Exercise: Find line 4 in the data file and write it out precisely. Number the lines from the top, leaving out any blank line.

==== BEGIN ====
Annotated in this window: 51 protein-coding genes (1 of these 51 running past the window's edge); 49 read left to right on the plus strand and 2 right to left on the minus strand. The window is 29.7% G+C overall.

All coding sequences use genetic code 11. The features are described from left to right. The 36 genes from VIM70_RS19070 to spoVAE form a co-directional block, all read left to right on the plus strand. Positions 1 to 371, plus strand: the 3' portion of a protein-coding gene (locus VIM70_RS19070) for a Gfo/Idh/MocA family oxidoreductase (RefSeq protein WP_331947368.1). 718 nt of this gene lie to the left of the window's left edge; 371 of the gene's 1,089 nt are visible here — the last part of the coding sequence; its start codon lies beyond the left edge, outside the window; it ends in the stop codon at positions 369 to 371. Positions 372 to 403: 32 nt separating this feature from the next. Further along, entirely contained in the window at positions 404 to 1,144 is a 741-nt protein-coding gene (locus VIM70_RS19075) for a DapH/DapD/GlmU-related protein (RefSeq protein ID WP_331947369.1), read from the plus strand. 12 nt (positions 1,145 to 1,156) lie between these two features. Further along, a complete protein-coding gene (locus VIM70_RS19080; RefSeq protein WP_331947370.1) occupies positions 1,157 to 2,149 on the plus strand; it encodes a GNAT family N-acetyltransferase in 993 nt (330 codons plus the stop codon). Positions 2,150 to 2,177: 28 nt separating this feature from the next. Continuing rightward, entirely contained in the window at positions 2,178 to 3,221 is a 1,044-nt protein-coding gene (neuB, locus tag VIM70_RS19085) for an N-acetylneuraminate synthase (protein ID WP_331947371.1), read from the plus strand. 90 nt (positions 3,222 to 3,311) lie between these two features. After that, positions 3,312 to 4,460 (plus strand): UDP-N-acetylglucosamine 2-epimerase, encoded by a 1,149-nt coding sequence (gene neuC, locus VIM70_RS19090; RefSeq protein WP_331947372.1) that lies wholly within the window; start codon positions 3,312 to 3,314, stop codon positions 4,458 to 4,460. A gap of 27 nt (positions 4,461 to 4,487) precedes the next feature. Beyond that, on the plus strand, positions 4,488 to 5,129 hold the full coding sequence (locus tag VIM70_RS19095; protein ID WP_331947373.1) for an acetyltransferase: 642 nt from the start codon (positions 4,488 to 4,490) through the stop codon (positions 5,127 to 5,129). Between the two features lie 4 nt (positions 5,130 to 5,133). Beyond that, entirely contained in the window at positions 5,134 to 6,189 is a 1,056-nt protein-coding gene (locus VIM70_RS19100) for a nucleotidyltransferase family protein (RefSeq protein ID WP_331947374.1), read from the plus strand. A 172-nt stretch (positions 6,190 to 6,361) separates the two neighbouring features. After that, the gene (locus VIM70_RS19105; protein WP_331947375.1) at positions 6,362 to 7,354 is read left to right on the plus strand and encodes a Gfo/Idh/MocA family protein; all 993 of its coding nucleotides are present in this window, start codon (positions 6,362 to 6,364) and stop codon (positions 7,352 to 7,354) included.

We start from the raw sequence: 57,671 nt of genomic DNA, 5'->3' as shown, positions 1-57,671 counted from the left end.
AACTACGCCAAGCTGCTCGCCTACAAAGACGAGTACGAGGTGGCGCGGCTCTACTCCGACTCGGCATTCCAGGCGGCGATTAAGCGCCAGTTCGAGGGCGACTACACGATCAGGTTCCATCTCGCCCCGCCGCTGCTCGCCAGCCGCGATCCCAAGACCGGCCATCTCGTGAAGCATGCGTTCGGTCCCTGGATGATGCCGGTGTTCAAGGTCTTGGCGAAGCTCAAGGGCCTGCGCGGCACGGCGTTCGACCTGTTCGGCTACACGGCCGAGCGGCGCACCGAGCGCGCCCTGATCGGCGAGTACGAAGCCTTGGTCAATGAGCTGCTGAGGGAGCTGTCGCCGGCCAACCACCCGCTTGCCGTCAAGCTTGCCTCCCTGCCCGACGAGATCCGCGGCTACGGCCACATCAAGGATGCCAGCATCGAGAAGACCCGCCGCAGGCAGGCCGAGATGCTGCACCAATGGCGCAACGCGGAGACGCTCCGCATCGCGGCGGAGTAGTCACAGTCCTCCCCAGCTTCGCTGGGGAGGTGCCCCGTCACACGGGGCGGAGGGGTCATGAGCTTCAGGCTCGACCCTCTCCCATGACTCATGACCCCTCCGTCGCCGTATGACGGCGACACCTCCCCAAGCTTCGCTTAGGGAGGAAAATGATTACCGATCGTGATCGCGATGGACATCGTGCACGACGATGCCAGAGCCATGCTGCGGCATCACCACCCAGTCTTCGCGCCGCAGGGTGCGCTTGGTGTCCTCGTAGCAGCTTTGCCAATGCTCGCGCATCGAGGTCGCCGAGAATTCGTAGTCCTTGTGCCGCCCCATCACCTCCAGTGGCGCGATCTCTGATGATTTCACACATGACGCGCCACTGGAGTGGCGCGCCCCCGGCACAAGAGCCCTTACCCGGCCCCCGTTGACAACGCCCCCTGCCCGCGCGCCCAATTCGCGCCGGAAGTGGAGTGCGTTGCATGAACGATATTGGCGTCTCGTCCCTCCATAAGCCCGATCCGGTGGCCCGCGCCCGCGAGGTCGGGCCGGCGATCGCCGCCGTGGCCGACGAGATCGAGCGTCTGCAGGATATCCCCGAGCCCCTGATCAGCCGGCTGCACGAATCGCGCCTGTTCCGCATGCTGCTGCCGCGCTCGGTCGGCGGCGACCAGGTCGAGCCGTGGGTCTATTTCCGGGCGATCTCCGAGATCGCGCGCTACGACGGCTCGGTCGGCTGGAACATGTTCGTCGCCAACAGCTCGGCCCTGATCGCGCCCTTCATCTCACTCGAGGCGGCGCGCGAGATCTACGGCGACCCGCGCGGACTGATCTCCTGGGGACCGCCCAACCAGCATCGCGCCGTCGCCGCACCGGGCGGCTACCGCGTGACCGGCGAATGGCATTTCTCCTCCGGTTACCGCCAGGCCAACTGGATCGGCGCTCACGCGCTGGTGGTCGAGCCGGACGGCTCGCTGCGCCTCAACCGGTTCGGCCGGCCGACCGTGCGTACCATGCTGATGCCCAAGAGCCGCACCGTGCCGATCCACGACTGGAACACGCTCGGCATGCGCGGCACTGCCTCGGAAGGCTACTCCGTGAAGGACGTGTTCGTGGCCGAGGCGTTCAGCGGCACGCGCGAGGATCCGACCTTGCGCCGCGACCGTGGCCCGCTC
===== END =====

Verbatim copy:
AACTACGCCAAGCTGCTCGCCTACAAAGACGAGTACGAGGTGGCGCGGCTCTACTCCGACTCGGCATTCCAGGCGGCGATTAAGCGCCAGTTCGAGGGCGACTACACGATCAGGTTCCATCTCGCCCCGCCGCTGCTCGCCAGCCGCGATCCCAAGACCGGCCATCTCGTGAAGCATGCGTTCGGTCCCTGGATGATGCCGGTGTTCAAGGTCTTGGCGAAGCTCAAGGGCCTGCGCGGCACGGCGTTCGACCTGTTCGGCTACACGGCCGAGCGGCGCACCGAGCGCGCCCTGATCGGCGAGTACGAAGCCTTGGTCAATGAGCTGCTGAGGGAGCTGTCGCCGGCCAACCACCCGCTTGCCGTCAAGCTTGCCTCCCTGCCCGACGAGATCCGCGGCTACGGCCACATCAAGGATGCCAGCATCGAGAAGACCCGCCGCAGGCAGGCCGAGATGCTGCACCAATGGCGCAACGCGGAGACGCTCCGCATCGCGGCGGAGTAGTCACAGTCCTCCCCAGCTTCGCTGGGGAGGTGCCCCGTCACACGGGGCGGAGGGGTCATGAGCTTCAGGCTCGACCCTCTCCCATGACTCATGACCCCTCCGTCGCCGTATGACGGCGACACCTCCCCAAGCTTCGCTTAGGGAGGAAAATGATTACCGATCGTGATCGCGATGGACATCGTGCACGACGATGCCAGAGCCATGCTGCGGCATCACCACCCAGTCTTCGCGCCGCAGGGTGCGCTTGGTGTCCTCGTAGCAGCTTTGCCAATGCTCGCGCATCGAGGTCGCCGAGAATTCGTAGTCCTTGTGCCGCCCCATCACCTCCAGTGGCGCGATCTCTGATGATTTCACACATGACGCGCCACTGGAGTGGCGCGCCCCCGGCACAAGAGCCCTTACCCGGCCCCCGTTGACAACGCCCCCTGCCCGCGCGCCCAATTCGCGCCGGAAGTGGAGTGCGTTGCATGAACGATATTGGCGTCTCGTCCCTCCATAAGCCCGATCCGGTGGCCCGCGCCCGCGAGGTCGGGCCGGCGATCGCCGCCGTGGCCGACGAGATCGAGCGTCTGCAGGATATCCCCGAGCCCCTGATCAGCCGGCTGCACGAATCGCGCCTGTTCCGCATGCTGCTGCCGCGCTCGGTCGGCGGCGACCAGGTCGAGCCGTGGGTCTATTTCCGGGCGATCTCCGAGATCGCGCGCTACGACGGCTCGGTCGGCTGGAACATGTTCGTCGCCAACAGCTCGGCCCTGATCGCGCCCTTCATCTCACTCGAGGCGGCGCGCGAGATCTACGGCGACCCGCGCGGACTGATCTCCTGGGGACCGCCCAACCAGCATCGCGCCGTCGCCGCACCGGGCGGCTACCGCGTGACCGGCGAATGGCATTTCTCCTCCGGTTACCGCCAGGCCAACTGGATCGGCGCTCACGCGCTGGTGGTCGAGCCGGACGGCTCGCTGCGCCTCAACCGGTTCGGCCGGCCGACCGTGCGTACCATGCTGATGCCCAAGAGCCGCACCGTGCCGATCCACGACTGGAACACGCTCGGCATGCGCGGCACTGCCTCGGAAGGCTACTCCGTGAAGGACGTGTTCGTGGCCGAGGCGTTCAGCGGCACGCGCGAGGATCCGACCTTGCGCCGCGACCGTGGCCCGCTC